How to feel powerful

Tuesday March 11 2014
by Marijn

We have all experienced moments of powerlessness; moments where we feel inadequate, weak, shy, and afraid. These moments are shared by everybody, if the number of self-help books and television shows are any indication. But you do not need to spend large amounts of money on books filled with useless advice in order to reclaim your own self-confidence. I am going to tell you right here and now how you can make yourself feel like Wonder Woman, so that the next time you are facing a difficult situation (e.g. coming out to someone, telling that special person that you are not ready, about to give a speech, et cetera) you will do so with your back straight, shoulders back, and your head held high.

So what is this big secret? “Fake it ‘til you make it”

“By simply changing physical posture, an individual prepares his or her mental and physiological systems to endure difficult and stressful situations, and perhaps to actually improve confidence and performance in situations such as interviewing for jobs, speaking in public, disagreeing with a boss…” Carney et al (2010, p. 1367)

In other words, the road to feeling confident and powerful begins with displays of power through power-posing. Displays of power can be found all throughout the animal kingdom: a chimpanzee buffing up its chest, a peacock fluffing its tail, an overconfident CEO sitting in an office like he owns the place, et cetera.

In a recent study, Carney et al (2010) investigated whether high-power poses (as opposed to low-power poses) actually produced feelings and perceptions of power. Participants in the study were randomly assigned to either the high-power-pose or low-power-pose condition; their bodies were posed by an experimenter into two high-power or low-power poses (see examples below) which the participants had to hold for 1 minute each.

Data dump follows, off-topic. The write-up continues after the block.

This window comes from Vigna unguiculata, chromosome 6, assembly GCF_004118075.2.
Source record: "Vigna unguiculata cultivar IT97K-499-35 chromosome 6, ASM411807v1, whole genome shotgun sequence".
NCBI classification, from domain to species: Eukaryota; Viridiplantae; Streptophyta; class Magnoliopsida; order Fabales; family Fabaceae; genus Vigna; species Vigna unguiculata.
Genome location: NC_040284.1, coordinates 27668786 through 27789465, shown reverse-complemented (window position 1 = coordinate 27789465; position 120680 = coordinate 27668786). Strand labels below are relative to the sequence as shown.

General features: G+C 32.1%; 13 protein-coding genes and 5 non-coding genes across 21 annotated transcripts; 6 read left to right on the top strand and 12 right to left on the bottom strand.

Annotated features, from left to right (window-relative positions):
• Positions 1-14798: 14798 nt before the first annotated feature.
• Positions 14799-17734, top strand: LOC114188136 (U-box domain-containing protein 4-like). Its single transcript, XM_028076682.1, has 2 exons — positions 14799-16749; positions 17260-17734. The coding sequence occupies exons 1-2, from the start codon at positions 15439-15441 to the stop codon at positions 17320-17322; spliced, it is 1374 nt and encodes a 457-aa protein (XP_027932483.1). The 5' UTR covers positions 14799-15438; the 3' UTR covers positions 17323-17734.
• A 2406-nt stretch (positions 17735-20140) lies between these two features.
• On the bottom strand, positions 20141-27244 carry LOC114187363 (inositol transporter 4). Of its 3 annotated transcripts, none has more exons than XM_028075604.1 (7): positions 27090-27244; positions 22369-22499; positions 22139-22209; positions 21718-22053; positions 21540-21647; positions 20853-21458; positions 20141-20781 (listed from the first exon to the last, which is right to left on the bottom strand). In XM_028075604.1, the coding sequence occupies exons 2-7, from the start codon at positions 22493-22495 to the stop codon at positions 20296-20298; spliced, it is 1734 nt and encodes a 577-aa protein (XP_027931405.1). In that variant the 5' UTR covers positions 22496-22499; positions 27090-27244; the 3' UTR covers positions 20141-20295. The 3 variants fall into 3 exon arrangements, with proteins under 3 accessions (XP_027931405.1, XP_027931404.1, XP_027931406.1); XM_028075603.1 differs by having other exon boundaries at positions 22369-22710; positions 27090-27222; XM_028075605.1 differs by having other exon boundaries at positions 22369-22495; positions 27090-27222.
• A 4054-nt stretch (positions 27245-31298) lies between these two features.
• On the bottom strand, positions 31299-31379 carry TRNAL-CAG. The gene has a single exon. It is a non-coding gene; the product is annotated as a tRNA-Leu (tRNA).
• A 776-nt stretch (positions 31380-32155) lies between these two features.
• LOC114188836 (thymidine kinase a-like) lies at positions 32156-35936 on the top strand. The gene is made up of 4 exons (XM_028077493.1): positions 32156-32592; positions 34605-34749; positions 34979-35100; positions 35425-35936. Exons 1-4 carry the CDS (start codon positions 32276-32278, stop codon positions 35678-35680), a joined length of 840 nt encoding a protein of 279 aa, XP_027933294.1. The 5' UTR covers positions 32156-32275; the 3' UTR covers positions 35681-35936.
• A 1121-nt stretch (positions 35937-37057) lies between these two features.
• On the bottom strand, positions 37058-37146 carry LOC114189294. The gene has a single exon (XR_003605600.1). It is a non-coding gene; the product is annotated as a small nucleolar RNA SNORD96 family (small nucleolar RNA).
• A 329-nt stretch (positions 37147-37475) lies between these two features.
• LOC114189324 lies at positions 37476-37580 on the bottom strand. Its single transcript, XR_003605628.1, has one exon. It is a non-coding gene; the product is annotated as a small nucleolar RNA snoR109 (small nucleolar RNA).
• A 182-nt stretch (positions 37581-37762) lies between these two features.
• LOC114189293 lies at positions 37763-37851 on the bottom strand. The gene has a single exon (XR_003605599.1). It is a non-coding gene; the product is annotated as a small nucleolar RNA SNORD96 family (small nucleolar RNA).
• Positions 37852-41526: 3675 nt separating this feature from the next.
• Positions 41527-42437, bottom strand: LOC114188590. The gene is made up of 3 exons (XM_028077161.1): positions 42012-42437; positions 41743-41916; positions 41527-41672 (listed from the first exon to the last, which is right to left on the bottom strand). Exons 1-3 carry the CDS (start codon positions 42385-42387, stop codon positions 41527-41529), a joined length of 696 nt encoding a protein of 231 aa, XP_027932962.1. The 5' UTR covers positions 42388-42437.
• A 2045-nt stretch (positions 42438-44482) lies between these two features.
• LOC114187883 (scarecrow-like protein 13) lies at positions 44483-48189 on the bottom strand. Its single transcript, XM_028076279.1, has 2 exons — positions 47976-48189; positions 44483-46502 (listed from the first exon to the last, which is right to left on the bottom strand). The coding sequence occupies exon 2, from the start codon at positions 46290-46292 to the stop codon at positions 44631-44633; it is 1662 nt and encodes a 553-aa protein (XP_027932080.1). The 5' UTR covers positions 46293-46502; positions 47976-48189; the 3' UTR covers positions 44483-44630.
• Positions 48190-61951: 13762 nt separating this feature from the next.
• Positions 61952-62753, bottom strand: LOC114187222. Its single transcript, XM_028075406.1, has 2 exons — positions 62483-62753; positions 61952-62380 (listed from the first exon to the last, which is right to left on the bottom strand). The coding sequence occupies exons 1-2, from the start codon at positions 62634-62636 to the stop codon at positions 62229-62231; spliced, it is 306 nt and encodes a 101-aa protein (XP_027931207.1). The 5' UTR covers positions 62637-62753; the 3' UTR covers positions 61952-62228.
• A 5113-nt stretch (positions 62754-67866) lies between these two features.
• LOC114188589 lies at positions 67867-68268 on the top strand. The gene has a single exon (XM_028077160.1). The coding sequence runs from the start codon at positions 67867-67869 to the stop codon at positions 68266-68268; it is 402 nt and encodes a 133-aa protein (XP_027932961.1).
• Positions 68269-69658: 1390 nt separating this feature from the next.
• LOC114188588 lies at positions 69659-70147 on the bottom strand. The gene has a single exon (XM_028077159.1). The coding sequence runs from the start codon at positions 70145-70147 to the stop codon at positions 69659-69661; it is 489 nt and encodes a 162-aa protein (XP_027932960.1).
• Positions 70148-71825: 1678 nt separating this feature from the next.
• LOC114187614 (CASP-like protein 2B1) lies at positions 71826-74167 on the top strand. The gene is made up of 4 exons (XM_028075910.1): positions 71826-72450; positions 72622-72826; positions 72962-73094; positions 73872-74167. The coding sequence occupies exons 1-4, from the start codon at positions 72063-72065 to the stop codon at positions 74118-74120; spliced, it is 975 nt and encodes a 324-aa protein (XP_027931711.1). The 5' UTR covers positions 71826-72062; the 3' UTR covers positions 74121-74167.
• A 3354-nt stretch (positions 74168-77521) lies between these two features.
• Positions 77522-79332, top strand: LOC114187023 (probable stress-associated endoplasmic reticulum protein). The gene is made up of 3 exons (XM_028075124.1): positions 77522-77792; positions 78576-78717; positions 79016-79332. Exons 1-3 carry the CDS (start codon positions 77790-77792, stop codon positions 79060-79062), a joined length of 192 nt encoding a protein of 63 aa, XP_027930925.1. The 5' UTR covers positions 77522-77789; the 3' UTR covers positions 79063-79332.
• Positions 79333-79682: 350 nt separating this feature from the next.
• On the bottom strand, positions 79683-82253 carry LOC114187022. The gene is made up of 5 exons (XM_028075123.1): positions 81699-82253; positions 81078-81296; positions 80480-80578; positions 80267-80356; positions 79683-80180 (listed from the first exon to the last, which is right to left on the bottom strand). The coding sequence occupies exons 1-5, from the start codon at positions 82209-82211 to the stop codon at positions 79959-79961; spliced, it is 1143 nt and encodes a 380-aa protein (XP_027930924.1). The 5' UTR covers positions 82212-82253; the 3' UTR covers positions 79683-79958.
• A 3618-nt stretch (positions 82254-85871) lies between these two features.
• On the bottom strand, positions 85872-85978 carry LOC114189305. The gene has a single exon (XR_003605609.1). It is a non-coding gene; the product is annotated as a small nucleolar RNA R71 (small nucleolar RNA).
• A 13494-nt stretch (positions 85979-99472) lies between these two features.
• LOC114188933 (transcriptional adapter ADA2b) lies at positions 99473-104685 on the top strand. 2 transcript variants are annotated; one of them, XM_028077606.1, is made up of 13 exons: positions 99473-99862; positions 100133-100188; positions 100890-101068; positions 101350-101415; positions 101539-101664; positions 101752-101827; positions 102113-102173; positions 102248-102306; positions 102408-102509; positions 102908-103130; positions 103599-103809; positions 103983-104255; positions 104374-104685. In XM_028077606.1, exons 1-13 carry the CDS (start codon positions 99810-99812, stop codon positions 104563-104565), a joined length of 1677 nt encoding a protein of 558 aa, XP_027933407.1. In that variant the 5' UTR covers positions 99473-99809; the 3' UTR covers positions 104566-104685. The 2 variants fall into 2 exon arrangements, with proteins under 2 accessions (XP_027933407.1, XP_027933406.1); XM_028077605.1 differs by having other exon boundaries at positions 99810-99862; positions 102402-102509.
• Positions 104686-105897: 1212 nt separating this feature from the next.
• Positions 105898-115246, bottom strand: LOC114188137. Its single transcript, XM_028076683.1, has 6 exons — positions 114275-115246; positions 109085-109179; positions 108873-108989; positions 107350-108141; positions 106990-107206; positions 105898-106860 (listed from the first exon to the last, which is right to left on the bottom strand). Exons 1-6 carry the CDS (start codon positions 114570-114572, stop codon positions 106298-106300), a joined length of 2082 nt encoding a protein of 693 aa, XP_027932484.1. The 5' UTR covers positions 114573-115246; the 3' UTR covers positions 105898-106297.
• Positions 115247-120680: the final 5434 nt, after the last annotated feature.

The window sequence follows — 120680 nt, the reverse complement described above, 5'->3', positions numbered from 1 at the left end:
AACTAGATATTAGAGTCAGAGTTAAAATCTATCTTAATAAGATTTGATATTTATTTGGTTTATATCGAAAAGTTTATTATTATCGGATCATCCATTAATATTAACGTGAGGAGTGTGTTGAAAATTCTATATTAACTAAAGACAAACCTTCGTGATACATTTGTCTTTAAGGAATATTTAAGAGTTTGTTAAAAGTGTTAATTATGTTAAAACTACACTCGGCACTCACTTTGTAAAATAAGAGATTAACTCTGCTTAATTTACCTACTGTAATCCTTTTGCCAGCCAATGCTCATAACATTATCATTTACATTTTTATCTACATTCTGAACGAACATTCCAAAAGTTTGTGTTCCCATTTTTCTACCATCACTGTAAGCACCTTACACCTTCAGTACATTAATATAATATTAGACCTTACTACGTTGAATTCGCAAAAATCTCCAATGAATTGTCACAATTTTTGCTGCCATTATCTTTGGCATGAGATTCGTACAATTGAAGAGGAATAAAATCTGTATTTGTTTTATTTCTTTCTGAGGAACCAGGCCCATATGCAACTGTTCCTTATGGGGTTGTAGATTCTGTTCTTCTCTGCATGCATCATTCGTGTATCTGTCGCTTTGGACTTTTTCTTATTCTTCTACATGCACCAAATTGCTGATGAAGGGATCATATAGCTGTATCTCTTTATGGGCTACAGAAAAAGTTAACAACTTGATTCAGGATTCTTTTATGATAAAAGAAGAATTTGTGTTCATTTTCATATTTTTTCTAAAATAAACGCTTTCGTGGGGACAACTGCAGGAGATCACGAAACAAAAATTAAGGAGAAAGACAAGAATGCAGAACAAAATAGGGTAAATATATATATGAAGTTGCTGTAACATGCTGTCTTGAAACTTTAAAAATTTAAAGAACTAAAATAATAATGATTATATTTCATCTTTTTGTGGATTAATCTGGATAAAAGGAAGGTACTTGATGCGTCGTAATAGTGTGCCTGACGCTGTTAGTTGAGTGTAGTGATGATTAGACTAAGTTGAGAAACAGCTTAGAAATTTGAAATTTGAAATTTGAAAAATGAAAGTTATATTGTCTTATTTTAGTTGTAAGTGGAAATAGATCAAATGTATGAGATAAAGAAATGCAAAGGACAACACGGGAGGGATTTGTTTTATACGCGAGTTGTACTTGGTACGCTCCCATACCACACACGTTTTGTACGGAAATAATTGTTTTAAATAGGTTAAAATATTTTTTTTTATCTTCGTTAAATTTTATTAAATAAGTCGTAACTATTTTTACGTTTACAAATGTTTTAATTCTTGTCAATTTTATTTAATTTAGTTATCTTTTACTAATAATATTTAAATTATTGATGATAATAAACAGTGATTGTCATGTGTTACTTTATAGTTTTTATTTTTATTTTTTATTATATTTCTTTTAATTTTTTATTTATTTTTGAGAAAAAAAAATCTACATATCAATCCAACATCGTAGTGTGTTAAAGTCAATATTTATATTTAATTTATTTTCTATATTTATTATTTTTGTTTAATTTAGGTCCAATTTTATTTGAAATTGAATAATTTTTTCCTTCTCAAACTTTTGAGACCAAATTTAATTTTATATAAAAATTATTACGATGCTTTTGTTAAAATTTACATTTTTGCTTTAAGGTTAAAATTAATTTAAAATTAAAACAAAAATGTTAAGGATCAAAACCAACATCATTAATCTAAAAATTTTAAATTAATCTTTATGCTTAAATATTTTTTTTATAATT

High-power-poses (left) and low-power-poses (right) used by Carney et al (2010)

The high-power and low-power poses differed in two ways: expansiveness (taking up more space or less) and openness (keeping limbs open or closed). Poses that are expansive and open are perceived as more powerful (e.g. the cocky CEO with his feet on the desk, fingers laced behind his neck, and elbows out), whereas poses that take up less space and are closed (e.g. the shy person with their head down, shoulders hunched, hands in their lap) are perceived as less powerful.

Now comes the cool part.

The researchers found that by assuming two high-power poses for 1 minute each, a person can embody power and instantly become more powerful. High-power poses were associated with elevations of the dominance hormone testosterone, reduction of cortisol (stress hormone), and general increases in feelings of power; low-power posers experienced the opposite effects.

In other words, posing in displays of power extends far beyond mere increases in self-confidence - adopting a Superman pose appears to have physical effects as well!

A study by Vanessa K. Bohns and Scott S. Wiltermuth (2012) illustrates just how much our posture can influence our body. They investigated whether adopting high-power postures could influence sensitivity to pain, and found that participants who adopted dominant poses displayed higher pain thresholds than those who adopted submissive or neutral poses.

So not only can power poses make you feel more powerful, they also have the potential to increase your pain tolerance. How cool is that?

And it gets even better. Although Carney et al (2010) only measured the short-term effects of power posing, they suggest that if done often enough over time, these small postural changes and outcomes have the potential to improve your general health and well-being.

The next time that you are about to go into a difficult or challenging situation, take some time to just stand there in the most powerful pose you can think of. Soon enough you will feel ready, and be ready, to take over the world.

For further reading:

  • Power posing: Brief nonverbal displays affect neuroendocrine levels and risk tolerance by Dana R. Carney, Amy J. C. Cuddy, and Andy J. Yap. Published in Psychological Science in 2010.

  • It hurts when I do this (or you do that): Posture and pain tolerance by Vanessa K. Bohns and Scott S. Wiltermuth. Published in Journal of Experimental Social Psychology in 2012.

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